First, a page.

To complete the $153-million, 577,000-sq-ft Wake County Justice Center, the design and construction team found ways to expedite tasks and deliver substantial portions of the project early.
A thorough logistics plan revealed that the site could sustain three tower cranes for the first half of the job, which expedited building the concrete structure. The team also created 3D models of all MEP systems prior to fabrication, and did the same for courtrooms, security systems and the underground tunnel that connects the courthouse to the public safety center. As a result of these efforts, contractors were able to deliver some portions of the project as much as six months ahead of schedule.
Before the project could come out of the ground, though, crews had to contend with difficult soil conditions. Across the site, there is a gradual transition from soil to rock, which created a zone locally termed as partially weathered rock, or PWR. This material occurs over variable thicknesses, and its depth can vary erratically over relatively short distances. Engineers recommended augured, cast-in-place piles bearing in the PWR over other deep foundation systems to allow flexibility in both the installation depth and location of the foundation elements. If the piles installed to support construction cranes were not long enough due to the depth of the PWR, they would not provide sufficient uplift resistance to support the crane. The Barnhill/Balfour Beatty team developed a contingency plan that used rock anchors if required for the needed uplift resistance.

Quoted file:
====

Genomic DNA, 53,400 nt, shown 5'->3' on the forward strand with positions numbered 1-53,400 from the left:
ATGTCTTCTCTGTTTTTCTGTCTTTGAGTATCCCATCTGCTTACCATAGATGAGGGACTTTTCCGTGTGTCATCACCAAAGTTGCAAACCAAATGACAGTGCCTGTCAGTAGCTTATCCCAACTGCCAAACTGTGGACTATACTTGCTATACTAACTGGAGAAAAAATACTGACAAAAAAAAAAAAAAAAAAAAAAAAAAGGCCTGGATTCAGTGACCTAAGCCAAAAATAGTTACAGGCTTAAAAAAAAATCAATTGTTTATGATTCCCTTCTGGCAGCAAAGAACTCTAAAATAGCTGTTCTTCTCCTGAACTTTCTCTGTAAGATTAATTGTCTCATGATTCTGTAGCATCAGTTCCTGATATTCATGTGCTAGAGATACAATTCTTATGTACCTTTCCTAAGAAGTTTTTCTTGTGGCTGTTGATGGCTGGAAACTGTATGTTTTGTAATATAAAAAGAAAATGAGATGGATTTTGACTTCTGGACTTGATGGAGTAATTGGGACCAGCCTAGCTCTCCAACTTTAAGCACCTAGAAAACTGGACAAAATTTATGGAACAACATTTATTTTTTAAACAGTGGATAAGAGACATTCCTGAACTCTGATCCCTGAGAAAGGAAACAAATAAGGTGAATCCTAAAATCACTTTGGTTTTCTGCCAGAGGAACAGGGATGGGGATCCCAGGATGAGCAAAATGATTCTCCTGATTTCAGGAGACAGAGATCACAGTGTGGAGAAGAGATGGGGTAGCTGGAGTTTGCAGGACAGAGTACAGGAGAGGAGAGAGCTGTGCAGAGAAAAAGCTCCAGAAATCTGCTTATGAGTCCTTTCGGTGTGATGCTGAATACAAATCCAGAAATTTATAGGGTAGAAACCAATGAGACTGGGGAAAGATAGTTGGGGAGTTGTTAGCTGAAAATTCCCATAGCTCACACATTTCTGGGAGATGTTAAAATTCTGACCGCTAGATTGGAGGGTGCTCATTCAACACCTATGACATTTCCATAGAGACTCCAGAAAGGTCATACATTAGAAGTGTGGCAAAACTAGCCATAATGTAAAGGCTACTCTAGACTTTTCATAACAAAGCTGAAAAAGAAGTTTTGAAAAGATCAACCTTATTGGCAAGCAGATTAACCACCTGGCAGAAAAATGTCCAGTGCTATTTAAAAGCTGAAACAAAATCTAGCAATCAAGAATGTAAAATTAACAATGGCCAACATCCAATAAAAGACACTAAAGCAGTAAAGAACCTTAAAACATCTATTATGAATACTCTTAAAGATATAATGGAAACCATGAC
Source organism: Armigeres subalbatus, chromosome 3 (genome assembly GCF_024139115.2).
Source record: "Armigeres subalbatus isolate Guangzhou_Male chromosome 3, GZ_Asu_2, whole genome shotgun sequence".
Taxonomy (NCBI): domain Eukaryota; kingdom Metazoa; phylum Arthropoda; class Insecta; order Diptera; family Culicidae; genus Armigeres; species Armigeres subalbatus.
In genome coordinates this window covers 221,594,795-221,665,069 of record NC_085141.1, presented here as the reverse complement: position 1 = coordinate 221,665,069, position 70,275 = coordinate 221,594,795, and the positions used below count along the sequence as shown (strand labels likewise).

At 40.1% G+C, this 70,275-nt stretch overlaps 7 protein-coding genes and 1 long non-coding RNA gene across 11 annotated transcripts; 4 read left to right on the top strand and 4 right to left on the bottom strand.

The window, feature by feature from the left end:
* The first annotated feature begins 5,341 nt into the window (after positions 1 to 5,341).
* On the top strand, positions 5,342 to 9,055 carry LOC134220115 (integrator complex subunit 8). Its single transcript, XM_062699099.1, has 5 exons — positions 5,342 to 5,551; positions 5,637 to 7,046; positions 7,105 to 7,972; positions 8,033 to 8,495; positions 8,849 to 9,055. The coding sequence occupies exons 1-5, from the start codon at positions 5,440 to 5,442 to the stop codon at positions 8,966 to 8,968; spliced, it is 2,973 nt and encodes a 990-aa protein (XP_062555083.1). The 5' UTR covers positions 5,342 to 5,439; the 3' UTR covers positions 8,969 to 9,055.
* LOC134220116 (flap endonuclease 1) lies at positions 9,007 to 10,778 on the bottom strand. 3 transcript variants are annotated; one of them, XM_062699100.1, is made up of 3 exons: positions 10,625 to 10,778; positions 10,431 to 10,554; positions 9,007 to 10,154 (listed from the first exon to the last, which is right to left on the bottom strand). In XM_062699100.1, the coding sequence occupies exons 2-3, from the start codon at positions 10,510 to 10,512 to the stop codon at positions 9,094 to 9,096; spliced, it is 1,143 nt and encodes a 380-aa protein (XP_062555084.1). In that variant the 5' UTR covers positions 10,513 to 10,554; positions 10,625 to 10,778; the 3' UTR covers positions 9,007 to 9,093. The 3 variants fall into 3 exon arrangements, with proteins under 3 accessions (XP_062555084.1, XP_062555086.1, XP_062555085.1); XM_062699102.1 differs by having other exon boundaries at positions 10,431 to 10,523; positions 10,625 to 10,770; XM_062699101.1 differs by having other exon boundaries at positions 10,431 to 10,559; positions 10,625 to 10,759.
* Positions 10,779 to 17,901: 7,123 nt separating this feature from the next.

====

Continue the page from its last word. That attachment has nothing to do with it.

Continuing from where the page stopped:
The completed facility features 19 criminal courtrooms; a boardroom equipped with broadcast facilities; two levels of below-grade parking; and a central energy plant. The building's exterior is composed of granite, architectural precast concrete, glass curtain wall and insulated metal panels. A lantern that uses LED technology glows atop the structure. The center's interior features a five-story atrium with stone-clad walls and terrazzo flooring..
Best Government/Public Building — Wake County Justice Center, Raleigh
Contractor Barnhill Contracting Co./Balfour Beatty Construction, a Joint Venture, Raleigh
Owner Wake County, Raleigh
Architect O'Brien Atkins Associates, Durham, N.C.
Structural Engineer Summit Design and Engineering Services, Hillsborough, N.C.
Associate Architect HOK, Washington, D.C.